In late autumn of 1941 the 78th Rifle Division of the 16th Army, staying at the defence of Istra, was awarded the title of the ‘Guard’ and renamed in the 9th Guard Division. A group of reporters including Alexey Surkov was sent to the Istra front to cover the event. On November 27 the group reached the staff of the division and then proceeded to the command post of the 258th Rifle Regiment (22d Guard) deployed in the village of Kashino.
On arriving they discovered that the advancing German 10th Tank Division had cut the command post off and the communication was lost.
Another round of shelling forced officers and reporters to hide inside the dugout. Captain
Finally reaching the positions of the Red Army, Surkov discovered that his overcoat was entirely slashed by shell splinters. ‘I didn’t even take a step outside the regiment staff. Not a single one… But I was four steps away from death’, exclaimed Surkov.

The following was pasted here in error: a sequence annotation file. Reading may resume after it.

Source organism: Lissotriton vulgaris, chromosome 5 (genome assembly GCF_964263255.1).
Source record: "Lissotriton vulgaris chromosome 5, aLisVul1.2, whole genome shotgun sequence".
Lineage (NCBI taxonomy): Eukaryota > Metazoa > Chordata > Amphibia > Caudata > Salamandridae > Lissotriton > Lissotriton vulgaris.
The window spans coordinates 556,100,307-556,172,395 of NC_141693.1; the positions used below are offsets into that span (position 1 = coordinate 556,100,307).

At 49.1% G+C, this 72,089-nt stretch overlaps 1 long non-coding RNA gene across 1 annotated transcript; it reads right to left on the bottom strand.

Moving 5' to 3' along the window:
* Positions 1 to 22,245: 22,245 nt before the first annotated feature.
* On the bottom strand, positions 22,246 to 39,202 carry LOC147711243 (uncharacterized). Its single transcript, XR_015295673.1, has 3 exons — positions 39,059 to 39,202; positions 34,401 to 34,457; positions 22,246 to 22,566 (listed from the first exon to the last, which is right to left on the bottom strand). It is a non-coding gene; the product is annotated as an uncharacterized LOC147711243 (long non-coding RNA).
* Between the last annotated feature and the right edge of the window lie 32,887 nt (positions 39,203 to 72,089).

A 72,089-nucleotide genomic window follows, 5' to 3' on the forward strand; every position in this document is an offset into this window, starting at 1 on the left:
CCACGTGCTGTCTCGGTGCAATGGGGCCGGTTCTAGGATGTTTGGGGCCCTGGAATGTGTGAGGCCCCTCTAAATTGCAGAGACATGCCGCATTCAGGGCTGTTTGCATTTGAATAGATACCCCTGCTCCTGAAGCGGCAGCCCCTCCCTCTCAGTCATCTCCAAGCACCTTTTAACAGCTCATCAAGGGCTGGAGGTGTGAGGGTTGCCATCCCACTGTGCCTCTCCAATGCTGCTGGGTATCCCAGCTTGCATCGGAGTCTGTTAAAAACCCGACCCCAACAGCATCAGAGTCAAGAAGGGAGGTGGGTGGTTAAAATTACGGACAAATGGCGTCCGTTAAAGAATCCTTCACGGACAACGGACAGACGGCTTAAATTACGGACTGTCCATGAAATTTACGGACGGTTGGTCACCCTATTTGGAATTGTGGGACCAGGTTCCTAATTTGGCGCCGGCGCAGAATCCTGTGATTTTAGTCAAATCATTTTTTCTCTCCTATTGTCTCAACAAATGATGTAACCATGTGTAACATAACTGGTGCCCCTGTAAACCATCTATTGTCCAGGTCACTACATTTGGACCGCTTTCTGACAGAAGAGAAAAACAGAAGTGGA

The officers and reporters were lodged in a dugout. Surkov remembered that everybody was very tired. Velichkin was so tired that after the second spoon of soup he fell asleep right at the table. The rest of the group sat by the fire. Someone started playing the accordion, while Surkov started working on his news report. But instead of the report he wrote a poem.
In February of 1942 famous Soviet composer Konstantin Listov visited the editors office of the ‘Frontovaya Pravda’ newspaper where Surkov was working. The reporter remembered about his poem, quickly made a fair copy and handed it over to Listov. Later Surkov would tell that he was almost certain about his failure. Nevertheless only a week later Listov came back to the newspaper office and presented his new song titled ‘At the Dugout’.